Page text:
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Tenant Evacuation Guidelines for Pest Extermination

Signing a lease binds both the landlord and the tenant to a variety of responsibilities. As the owner of the property, under Florida Law the landlord is responsible for the maintenance associated with pest control—as is the case with termites. Because the process often involves fumigation, it is pertinent that the landlord have the tenants evacuate the building prior to the act taking place. However, what is the appropriate timeline of notification for a landlord to inform his or her tenants?

According to Section 83.51 of the Florida Statutes:

“(2)(a) Unless otherwise agreed in writing, in addition to the requirements of subsection (1), the landlord of a dwelling unit other than a single-family home or duplex shall, at all times during the tenancy, make reasonable provisions for:

1. The extermination of rats, mice, roaches, ants, wood-destroying organisms, and bedbugs. When vacation of the premises is required for such extermination, the landlord is not liable for damages but shall abate the rent. The tenant must temporarily vacate the premises for a period of time not to exceed 4 days, on 7 days’ written notice, if necessary, for extermination pursuant to this subparagraph.”

In lay man’s terms, the landlord is to inform his or her tenants of their expected evacuation via written notice at least 7 days in advance. In addition, this evacuation cannot last longer than 4 days, and the tenants will not be charged the cost of rent for that time. Furthermore, the landlord is not responsible for any personal items that are damaged in the process—so tenants should be sure to remove any items of value prior to the fumigation.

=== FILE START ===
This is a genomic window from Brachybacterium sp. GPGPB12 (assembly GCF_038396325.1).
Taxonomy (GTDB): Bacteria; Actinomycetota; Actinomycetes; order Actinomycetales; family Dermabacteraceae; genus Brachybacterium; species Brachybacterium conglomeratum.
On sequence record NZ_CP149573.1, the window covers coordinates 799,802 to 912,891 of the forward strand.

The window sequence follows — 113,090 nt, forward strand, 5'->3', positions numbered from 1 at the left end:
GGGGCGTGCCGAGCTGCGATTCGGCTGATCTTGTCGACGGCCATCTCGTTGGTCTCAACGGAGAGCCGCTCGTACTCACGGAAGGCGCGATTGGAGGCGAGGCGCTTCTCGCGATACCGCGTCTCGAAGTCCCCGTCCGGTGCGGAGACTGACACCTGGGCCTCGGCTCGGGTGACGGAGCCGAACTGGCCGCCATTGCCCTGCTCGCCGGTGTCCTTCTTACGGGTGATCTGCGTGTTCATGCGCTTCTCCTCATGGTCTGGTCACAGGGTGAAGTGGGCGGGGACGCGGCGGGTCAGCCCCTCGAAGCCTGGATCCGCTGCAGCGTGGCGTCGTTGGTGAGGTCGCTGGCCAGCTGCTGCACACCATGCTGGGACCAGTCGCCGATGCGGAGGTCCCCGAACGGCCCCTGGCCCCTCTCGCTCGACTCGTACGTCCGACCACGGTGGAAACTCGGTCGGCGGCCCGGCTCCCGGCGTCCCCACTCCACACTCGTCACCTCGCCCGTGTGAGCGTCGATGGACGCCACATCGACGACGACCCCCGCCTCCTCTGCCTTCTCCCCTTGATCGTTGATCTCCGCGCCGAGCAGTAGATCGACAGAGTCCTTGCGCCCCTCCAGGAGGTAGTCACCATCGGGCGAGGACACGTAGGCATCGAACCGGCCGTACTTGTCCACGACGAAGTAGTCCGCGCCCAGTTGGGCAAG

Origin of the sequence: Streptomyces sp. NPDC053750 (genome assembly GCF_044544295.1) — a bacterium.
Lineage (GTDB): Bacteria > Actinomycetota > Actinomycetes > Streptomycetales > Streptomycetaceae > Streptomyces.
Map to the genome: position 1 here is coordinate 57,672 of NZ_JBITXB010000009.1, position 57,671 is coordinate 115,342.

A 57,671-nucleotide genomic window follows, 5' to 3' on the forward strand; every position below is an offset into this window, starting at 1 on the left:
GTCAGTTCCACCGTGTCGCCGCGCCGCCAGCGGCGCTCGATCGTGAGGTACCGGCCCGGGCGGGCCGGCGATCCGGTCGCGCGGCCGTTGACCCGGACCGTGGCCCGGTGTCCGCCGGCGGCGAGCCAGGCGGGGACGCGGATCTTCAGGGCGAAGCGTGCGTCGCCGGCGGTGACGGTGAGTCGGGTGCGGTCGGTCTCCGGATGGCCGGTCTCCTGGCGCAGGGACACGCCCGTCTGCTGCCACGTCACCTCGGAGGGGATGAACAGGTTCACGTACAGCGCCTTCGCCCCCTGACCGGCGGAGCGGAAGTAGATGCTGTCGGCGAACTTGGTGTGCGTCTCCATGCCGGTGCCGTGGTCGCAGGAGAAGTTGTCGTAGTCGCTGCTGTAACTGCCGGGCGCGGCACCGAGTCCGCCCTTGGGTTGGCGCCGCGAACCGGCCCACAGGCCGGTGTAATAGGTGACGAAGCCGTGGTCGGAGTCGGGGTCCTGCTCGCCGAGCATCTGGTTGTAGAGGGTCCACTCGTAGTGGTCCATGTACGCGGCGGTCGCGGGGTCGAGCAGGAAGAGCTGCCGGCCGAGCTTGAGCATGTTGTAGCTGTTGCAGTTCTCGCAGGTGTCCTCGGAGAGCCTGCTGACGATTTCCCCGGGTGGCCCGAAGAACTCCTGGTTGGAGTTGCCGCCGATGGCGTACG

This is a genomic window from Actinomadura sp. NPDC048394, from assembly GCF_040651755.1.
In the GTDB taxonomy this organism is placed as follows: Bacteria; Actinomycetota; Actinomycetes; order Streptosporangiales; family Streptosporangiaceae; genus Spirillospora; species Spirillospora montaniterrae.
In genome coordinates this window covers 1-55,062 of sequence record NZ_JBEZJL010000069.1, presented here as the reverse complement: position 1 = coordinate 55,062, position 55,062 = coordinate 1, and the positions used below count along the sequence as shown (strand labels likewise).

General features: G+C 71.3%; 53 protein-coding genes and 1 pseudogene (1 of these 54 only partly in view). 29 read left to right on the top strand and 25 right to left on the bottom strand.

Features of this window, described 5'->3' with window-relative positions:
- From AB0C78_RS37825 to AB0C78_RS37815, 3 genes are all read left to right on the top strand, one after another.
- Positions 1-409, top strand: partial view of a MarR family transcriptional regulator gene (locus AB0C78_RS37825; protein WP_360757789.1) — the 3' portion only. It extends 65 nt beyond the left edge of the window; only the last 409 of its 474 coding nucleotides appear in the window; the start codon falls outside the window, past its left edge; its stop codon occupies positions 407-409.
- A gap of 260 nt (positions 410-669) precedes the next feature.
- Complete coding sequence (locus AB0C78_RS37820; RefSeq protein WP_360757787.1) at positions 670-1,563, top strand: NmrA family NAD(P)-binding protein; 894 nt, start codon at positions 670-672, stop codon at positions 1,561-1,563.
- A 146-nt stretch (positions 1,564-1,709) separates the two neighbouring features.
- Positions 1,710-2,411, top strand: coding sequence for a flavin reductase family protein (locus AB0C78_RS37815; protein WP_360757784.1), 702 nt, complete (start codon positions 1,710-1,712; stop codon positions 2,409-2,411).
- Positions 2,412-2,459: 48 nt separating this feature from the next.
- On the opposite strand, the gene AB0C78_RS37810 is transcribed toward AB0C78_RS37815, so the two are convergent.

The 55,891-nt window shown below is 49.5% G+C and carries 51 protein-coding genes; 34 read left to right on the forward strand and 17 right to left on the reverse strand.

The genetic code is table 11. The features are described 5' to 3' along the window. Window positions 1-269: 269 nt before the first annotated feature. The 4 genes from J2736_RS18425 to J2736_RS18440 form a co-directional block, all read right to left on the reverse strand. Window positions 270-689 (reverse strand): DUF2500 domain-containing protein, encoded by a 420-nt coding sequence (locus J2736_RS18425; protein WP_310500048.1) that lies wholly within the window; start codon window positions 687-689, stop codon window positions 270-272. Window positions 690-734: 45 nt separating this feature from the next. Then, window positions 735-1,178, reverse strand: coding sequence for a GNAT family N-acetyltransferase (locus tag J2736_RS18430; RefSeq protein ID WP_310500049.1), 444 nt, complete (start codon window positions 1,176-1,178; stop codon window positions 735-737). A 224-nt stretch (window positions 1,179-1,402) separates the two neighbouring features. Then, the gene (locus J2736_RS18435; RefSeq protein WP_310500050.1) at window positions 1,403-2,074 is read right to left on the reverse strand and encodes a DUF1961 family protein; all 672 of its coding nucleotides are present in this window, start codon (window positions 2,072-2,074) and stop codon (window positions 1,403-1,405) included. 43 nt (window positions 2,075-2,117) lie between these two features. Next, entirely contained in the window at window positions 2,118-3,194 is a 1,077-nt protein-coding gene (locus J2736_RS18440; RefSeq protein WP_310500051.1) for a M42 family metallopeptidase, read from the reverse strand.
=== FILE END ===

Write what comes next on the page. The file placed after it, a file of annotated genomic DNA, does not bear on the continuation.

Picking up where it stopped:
Stephen K. Hachey, a Florida real estate attorney can help your wade through this difficult process and determine a positive solution. Contact him at 866-200-4646.

The opinions in this post are solely those of the author. The author takes full responsibility for the content. Like all blog posts, this is offered for general information purposes and does not constitute legal advice.

This post was written by Stephen Hachey. Follow Stephen on Google, Facebook, Twitter & Linkedin.